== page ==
Dory says she works in the sex trade, the clean-up end. She deals with the damage sex can cause. Her job has given her a jaundiced view of men, an attitude confirmed by the disintegration of her own relationships. The time seems right to pursue what she really wants in life, if she can work out what that is. She moves back from London to the country town where she grew up and where her sister still lives, yet she remains undecided whether to make it a permanent move. She’s always been a clear-eyed realist ̶ love doesn’t figure in her view of the future – and yet she finds herself chasing a dream.
Stefan is a single-minded loner whose overriding ambition is to make a living from his sculpture. So how the hell did he find himself facing a class of adults who want their old teacher back? If he can sell the big old house he’s inherited, he’ll be able to concentrate on his work and maybe give up the part-time teaching job. Love is an emotion he long ago closed off ̶ it only leads to regret and shame ̶ but it creeps up on him from more than one direction. Is it time to admit that letting others into his life is not defeat?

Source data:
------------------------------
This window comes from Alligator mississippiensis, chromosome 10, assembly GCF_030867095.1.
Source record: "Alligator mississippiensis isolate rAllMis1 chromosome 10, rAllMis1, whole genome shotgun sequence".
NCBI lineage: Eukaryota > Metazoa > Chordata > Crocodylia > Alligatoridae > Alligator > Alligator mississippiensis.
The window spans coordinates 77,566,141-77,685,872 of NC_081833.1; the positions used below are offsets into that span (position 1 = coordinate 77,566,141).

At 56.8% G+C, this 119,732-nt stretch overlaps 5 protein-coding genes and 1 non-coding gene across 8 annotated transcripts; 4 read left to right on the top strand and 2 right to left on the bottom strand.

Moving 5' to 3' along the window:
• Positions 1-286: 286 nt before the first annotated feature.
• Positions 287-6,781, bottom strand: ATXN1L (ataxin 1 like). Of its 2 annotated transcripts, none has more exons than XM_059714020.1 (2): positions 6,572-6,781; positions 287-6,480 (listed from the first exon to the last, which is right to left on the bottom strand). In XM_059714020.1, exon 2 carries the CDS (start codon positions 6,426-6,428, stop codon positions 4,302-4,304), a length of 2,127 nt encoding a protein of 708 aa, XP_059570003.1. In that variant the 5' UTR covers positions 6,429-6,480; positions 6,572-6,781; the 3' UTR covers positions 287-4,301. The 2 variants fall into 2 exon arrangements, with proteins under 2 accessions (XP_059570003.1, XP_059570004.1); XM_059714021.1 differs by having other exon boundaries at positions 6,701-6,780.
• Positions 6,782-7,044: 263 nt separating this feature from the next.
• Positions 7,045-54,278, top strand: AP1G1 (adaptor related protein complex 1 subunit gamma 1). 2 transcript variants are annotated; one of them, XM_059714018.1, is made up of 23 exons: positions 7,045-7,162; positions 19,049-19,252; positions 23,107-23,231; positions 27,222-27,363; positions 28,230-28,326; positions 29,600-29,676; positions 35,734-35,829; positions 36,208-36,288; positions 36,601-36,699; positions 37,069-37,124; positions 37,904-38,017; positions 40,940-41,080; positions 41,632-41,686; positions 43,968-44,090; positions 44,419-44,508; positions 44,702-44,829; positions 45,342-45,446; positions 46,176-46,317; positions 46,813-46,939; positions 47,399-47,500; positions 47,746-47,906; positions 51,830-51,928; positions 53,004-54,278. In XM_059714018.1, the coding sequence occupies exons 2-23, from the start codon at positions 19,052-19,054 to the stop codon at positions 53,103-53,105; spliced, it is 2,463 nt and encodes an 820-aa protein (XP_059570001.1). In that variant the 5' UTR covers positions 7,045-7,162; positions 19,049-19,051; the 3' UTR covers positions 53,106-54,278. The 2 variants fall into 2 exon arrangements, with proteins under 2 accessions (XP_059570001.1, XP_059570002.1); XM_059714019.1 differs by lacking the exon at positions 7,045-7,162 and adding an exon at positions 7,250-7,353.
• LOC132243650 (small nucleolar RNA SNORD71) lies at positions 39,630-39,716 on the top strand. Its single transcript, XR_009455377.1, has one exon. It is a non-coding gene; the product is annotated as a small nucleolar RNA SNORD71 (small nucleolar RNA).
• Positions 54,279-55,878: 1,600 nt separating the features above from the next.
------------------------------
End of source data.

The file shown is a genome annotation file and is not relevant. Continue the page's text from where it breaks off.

Fran ̶ Dory’s older sister ̶ is a wife and stay-at-home mother without enough to keep her occupied. Her husband’s early retirement plans throw her into a panic. She sees her life narrowing into staid middle-age. On a collision course with her mid-life crisis, Fran craves the romance and excitement of her youth. An on-line flirtation with an old boyfriend becomes scarily obsessive, putting everything she really loves at risk.
Dominic is a damaged child. He has lived his life knowing all about sex but nothing about love. If he can only find his mother perhaps he can make sense of his past. But perhaps it is a doomed quest and it’s time to look to the future? If he can grow up enough to accept the help and love that is now being offered him, he has the chance to transform his life.